The last word I will give for now on light is about temperature. It comes in warm and cool types. Think sunset vs. a ski shot. There is more to this than just the snow on the ground. As a general rule, shots at midday will be in a bluish tone and shots at sunset or sunrise will have a reddish tone. If colour is really important in your product you want to consider this. If you are filtering your light, you might want to compensate for a reddish tone by filtering the light through a bluish fabric. Again, play around. I use reflection to change the light temp. Cloudy daylight makes for decent true colour and so do full spectrum lights.

"Staging" your product, product "display" or "styling" are ways of saying how you put things together in your shot. The props you use, the lighting, the angle the shot is taken from, and the general feeling that you get are all part of this. If you are having difficulty coming up with ideas, visiting sites like flickr are a good way to start. If you create a list of the things that stand out about your product this can help, but what about making lists about things that don't stand out and are less visable? For example, if you make vintage inspired jewelry, you might think to display them with other vintage accessories, like an antique mirror and stand. But what about the colours within the product? What if the tiny blue beads in your necklace were placed next to an old book or scarf with a blue tint? Keeping in mind that you don't want the props to fight for attention with the starlet of your shot, you can use this method to enhance some of the details of your product.

You can also do this with contrast or even with colours that make each other stand out. If your product is red, place it up against something in robin's egg blue. Using a colour wheel (you can google it) is a good way to find colours that are opposite each other, meaning that they contrast and help each other stand out. One thing to remember when staging is that you don't neccessarily need a bunch of props. Sometimes it is better to just use a simple background like a sheet or wood table, to keep your shot from becomming too busy. My take on etsy is that if you do one shot in a "scene" and the rest without props you are giving etsy something to choose from to use on the front page.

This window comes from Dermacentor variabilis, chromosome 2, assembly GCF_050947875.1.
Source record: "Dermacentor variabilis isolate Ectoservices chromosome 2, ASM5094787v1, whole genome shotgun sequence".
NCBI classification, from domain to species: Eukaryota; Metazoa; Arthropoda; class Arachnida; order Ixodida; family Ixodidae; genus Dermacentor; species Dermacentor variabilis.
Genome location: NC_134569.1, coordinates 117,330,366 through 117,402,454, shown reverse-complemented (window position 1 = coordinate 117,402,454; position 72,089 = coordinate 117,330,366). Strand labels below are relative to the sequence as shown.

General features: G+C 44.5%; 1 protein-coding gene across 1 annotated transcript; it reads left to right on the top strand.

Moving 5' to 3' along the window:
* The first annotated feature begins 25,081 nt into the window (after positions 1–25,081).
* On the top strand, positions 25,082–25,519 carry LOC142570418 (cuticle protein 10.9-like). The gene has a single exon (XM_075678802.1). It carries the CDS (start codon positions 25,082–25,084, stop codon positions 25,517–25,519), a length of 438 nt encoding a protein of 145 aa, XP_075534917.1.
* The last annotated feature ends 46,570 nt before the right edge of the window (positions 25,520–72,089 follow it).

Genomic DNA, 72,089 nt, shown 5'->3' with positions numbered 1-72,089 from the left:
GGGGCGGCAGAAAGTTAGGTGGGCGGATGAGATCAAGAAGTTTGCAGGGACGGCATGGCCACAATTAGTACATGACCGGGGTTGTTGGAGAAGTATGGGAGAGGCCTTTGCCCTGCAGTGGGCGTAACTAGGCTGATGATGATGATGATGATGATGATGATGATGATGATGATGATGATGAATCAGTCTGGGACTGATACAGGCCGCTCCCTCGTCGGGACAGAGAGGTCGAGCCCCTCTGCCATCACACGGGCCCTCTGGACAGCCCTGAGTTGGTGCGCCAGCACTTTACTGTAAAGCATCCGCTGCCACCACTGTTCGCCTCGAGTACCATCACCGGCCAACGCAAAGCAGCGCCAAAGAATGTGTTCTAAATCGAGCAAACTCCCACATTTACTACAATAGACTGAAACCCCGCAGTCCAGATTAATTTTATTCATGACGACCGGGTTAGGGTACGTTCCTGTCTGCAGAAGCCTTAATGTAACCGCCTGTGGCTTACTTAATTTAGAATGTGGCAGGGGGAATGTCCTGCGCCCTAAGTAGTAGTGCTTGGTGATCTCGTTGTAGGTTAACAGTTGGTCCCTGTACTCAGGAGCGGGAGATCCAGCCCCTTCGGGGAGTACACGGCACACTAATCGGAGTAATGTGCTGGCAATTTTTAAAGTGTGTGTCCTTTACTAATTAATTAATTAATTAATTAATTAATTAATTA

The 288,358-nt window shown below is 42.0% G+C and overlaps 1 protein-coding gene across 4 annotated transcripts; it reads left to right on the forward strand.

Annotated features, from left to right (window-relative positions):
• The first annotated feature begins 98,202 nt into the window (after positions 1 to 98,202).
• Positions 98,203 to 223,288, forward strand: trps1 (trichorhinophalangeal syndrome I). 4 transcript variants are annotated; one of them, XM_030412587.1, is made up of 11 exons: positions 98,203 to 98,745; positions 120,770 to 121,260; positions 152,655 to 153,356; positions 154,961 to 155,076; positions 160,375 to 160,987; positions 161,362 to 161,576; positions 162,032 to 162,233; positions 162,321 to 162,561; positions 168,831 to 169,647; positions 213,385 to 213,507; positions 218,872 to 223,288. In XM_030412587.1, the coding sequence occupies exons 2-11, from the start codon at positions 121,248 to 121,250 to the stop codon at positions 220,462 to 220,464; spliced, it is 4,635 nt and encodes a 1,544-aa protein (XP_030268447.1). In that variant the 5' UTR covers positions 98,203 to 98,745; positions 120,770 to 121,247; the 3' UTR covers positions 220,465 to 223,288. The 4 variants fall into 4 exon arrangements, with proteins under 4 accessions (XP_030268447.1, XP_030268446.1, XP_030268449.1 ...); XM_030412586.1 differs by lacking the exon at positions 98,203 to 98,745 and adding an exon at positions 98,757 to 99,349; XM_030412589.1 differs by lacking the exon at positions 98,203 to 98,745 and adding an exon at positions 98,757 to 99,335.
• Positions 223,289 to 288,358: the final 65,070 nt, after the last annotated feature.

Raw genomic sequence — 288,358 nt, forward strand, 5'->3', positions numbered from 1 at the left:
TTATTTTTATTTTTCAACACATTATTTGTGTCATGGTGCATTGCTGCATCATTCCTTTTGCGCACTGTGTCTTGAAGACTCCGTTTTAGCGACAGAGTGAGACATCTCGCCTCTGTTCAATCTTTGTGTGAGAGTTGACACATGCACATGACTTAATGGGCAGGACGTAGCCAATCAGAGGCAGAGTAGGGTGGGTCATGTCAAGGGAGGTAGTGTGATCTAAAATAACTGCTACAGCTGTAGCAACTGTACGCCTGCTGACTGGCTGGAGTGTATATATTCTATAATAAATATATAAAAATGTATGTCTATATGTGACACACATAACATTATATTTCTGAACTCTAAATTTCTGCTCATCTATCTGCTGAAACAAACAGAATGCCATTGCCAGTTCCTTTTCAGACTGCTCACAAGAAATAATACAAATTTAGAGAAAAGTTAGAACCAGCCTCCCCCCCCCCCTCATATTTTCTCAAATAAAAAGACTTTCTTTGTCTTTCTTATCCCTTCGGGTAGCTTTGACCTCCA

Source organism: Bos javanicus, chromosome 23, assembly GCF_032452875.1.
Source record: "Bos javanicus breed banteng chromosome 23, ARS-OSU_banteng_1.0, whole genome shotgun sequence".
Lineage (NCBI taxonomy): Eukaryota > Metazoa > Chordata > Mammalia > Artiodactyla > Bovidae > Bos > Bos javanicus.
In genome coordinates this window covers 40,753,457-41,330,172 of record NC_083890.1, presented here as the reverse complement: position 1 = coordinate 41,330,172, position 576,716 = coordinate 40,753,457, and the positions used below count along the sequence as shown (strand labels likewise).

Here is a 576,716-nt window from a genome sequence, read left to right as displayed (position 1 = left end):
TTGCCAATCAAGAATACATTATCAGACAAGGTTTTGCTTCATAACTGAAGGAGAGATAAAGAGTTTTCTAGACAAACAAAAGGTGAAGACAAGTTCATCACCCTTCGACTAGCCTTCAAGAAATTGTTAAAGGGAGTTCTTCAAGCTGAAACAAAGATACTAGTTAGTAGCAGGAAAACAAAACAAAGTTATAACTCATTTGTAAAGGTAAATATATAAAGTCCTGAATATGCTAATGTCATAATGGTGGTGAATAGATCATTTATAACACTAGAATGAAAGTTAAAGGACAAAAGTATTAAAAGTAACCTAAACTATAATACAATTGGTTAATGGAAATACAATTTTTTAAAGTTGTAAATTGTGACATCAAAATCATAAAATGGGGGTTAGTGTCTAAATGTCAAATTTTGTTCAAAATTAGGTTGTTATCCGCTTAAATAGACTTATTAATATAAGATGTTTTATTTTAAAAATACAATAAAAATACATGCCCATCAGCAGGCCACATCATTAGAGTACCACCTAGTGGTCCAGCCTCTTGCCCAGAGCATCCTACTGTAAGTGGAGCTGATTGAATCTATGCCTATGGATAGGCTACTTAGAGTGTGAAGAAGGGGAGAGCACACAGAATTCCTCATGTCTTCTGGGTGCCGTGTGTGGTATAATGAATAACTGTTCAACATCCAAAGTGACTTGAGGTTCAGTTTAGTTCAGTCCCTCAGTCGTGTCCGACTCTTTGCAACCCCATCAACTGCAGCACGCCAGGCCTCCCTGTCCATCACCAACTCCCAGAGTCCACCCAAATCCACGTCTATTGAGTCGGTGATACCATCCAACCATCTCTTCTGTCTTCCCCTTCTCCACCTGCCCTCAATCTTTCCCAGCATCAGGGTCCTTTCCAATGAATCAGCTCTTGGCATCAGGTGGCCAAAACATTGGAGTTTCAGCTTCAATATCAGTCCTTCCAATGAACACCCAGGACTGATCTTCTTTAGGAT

Last thoughts. If you don't have a tripod, use a stack of books or something similar to hold the camera steady if you need too. Clear and crisp photos are important. Also, remember that the current trend is towards light colours, white especially. This will change at some point, trends always do, but for now, look at your photo against others in an etsy front page grouping, not just next to your other photos, it will help you to see what is needed to make it fit. If you are stuck without a photo manipulation program, register online with picnik which is a type of photoshop program. I have used it a bit and find it really simple to understand, and it is free! It also makes it easy to transfer to sites like flickr and facebook etc. to post. Ummmm... I can't think of anything else at the moment, but I am sure I haven't covered all of it, so I will post again if there is stuff missing, and if you have questions, feel free to ask! I don't know if I will know the answer, but I will try the best I can. Remember that the most important thing is to PLAY around till you find something you like! And that all rules are meant to be broken :)